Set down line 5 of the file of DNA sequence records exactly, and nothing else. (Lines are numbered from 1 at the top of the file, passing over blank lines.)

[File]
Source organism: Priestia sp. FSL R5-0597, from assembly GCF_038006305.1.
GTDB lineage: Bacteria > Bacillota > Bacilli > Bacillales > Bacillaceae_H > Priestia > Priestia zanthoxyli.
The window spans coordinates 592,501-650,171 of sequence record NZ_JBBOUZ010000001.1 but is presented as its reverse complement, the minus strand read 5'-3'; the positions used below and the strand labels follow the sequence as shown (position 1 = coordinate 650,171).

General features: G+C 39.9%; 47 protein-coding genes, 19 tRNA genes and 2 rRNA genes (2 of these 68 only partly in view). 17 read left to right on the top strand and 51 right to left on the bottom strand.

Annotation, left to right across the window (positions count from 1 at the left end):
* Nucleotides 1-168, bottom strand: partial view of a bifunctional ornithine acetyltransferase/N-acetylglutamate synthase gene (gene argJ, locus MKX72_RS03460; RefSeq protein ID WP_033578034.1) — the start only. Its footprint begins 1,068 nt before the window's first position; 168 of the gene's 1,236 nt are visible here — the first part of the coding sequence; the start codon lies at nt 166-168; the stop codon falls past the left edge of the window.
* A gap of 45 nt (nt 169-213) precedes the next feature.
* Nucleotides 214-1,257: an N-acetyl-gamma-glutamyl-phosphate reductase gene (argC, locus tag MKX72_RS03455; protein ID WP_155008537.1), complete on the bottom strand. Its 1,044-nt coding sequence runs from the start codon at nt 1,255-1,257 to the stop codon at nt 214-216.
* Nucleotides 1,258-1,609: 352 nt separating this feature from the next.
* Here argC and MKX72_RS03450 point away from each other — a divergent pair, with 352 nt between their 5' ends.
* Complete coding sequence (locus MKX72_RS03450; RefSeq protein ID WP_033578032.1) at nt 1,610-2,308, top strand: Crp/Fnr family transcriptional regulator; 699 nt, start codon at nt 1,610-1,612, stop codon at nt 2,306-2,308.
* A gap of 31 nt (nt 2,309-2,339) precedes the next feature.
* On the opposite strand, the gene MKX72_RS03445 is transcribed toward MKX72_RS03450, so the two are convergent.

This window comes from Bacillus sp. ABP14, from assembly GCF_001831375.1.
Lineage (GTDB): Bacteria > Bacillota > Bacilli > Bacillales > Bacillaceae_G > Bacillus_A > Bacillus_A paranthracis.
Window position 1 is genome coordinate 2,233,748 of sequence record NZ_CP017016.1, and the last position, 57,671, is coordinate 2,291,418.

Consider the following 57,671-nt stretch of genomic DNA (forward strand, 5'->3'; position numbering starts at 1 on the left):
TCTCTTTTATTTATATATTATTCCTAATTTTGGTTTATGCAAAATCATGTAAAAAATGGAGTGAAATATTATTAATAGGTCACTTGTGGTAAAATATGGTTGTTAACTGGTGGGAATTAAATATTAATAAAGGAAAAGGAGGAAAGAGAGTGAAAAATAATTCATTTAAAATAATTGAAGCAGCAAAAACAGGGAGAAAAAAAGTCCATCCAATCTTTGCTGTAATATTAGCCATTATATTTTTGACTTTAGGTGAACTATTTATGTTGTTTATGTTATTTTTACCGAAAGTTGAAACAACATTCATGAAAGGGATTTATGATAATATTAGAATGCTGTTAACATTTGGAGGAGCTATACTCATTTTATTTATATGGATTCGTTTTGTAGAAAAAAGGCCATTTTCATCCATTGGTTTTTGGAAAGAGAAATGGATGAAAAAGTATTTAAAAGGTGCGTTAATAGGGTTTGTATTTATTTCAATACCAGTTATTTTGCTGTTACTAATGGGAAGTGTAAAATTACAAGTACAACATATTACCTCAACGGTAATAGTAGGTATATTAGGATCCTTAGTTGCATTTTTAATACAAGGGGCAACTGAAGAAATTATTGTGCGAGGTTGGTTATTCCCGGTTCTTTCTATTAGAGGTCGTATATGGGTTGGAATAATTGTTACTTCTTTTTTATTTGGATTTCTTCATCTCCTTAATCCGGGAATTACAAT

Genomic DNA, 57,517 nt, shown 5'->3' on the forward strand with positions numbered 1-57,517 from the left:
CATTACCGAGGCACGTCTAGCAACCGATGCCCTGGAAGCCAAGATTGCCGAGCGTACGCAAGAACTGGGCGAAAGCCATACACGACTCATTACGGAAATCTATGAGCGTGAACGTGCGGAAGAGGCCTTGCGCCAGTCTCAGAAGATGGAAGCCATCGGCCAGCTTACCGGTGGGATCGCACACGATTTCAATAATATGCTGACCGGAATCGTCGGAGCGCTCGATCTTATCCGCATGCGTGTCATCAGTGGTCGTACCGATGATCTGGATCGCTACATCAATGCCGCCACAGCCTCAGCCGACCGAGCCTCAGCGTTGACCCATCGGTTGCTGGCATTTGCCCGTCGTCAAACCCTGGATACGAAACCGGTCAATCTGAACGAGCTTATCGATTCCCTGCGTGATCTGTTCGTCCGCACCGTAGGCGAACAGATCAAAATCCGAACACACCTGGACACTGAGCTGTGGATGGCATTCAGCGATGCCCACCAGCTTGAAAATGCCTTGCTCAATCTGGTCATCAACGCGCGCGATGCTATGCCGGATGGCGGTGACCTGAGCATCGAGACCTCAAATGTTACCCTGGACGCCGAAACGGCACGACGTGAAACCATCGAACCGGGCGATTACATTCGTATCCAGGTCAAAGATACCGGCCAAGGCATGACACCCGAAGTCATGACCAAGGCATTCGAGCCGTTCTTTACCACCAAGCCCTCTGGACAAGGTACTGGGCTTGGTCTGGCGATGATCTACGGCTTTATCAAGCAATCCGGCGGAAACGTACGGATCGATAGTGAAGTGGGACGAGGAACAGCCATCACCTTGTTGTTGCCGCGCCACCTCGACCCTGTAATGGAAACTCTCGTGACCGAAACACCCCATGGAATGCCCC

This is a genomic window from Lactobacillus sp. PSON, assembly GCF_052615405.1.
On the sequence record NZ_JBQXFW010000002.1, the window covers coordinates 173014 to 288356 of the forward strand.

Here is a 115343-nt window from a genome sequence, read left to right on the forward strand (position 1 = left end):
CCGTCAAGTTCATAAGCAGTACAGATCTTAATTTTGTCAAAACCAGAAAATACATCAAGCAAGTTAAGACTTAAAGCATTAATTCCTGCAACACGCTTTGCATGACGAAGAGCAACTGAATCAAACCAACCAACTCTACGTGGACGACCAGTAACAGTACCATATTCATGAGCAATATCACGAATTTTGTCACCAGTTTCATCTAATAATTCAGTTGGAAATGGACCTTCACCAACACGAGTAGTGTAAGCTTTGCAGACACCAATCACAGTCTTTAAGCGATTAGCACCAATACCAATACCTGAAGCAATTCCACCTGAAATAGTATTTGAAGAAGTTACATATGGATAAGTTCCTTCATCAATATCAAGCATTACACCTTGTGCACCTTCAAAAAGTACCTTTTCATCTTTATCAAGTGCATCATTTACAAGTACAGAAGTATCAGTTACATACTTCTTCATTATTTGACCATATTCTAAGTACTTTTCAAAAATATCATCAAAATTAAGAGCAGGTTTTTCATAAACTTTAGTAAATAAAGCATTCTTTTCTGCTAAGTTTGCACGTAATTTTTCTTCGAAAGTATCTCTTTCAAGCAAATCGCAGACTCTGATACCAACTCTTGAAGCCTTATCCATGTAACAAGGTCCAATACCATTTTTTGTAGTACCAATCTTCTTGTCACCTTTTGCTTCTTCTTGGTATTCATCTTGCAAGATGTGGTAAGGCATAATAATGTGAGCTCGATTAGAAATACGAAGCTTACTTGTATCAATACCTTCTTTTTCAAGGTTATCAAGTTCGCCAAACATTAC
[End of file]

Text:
Annotation, left to right across the window (positions count from 1 at the left end):